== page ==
This is the second part in the series. To read Part 1 and learn how adverts tell effective stories, click here.
While it can be fun to see how big businesses use adverts to tell stories, it’s not amazingly helpful for your average business owner. How many of us have got the cash to burn producing an advert for our business? For most of us it’s never going to happen. However, virtually every business can afford to set up a website, a platform with the potential to reach around the globe. What’s the best way to use this opportunity? To tell stories of course.
Recap time from part 1: Stories are all sorts of crazy awesome, and grab readers much more than facts and figures ever will. For businesses, there’s three main stories. Your story, your product’s story, and best of all, your customer’s story. [bctt tweet=”As a rule, people are far more interested in themselves than your company or your product.”]
If you’re not telling a story on you website, your missing a great opportunity. Starting with the home page, the first page they see, you should be telling them a story. But what counts as a story? Take a look at three examples to help you get started.
Storytelling with the Big Boys
Microsoft are a big company, with a massive range of products and services. How do they welcome people to their site?
While it may not look like ‘War & Peace’, there are a few stories going on here. Beneath an advertisement for the new and funky Surface 4, we have a couple of photos for Microsoft products and services. At first you might figure this is all about them, but take a closer look at the wording.
Live healthier and be more productive.
Do more with your smartphone.
Stay entertained for hours with a brand new bundle.
Go beyond browsing.
These aren’t Microsoft’s stories. They’re the customer’s. They’re your stories.
Right now, you’re probably thinking that these aren’t stories. They don’t even look like stories. Where’s the good guys and bad guys? The thrilling action, the whirlwind romances? You’re totally right. But at their most basic, stories are about someone facing a challenge, then attempting to overcome it.
- Hamlet finds out his uncle had his dad killed (challenge), then sets out on a path of revenge.
- Katniss takes her sisters place in the Hunger Games (challenge), then has to survive the ordeal.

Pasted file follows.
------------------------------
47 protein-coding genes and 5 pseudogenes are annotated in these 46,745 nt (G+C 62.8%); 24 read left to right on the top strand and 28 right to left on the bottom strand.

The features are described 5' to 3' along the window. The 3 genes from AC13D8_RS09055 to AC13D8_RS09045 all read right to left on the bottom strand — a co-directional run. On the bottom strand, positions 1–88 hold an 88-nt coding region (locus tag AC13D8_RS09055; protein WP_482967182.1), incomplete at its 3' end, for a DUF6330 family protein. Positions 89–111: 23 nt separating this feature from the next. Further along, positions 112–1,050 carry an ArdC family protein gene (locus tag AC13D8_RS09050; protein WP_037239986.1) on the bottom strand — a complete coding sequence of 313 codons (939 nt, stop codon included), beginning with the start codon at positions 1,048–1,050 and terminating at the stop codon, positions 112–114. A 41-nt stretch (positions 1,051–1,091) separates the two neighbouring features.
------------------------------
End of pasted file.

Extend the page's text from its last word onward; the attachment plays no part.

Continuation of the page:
- Police chief Brody finds out there’s a shark terrorising his town (challenge), then sets out to capture it.
Along with a challenge, they also all had something or someone to help them.
Hamlet had his friend Horatio. Katniss had Haymitch as a mentor. Brody needed a bigger boat.
Now reread Microsoft’s messages. Can you see the story now?
You’re struggling to stay healthy and productive (challenge). With the Microsoft Band, you can overcome it.
You want to get more done (challenge). Hooray for the Lumia, that helps you do just that.
And so on. You get the idea. Microsoft tell you your story, and how they fit in helping you beat your challenges.
Once Upon a Trainer
Nike take a different angle on storytelling, as you can see on their homepage.
Whereas generally the best story is the customer’s, Nike focus on the product. The company has been around for over fifty years, and they play that card in their storytelling. However, rather than a long winded history of who founded the company and where and what the weather was like that day, they focus on what the customer is likely to actually care about. The product. They play on the theme, using words like legendary and heritage, building up the mystique.
Taking the basic outline of the story from above, we have the following story:
Basic boring trainer is basic and boring (challenge), but thanks to Nike’s vast experience it becomes awesome trainer, engineered for the elements while making you more attractive to members of the opposite sex.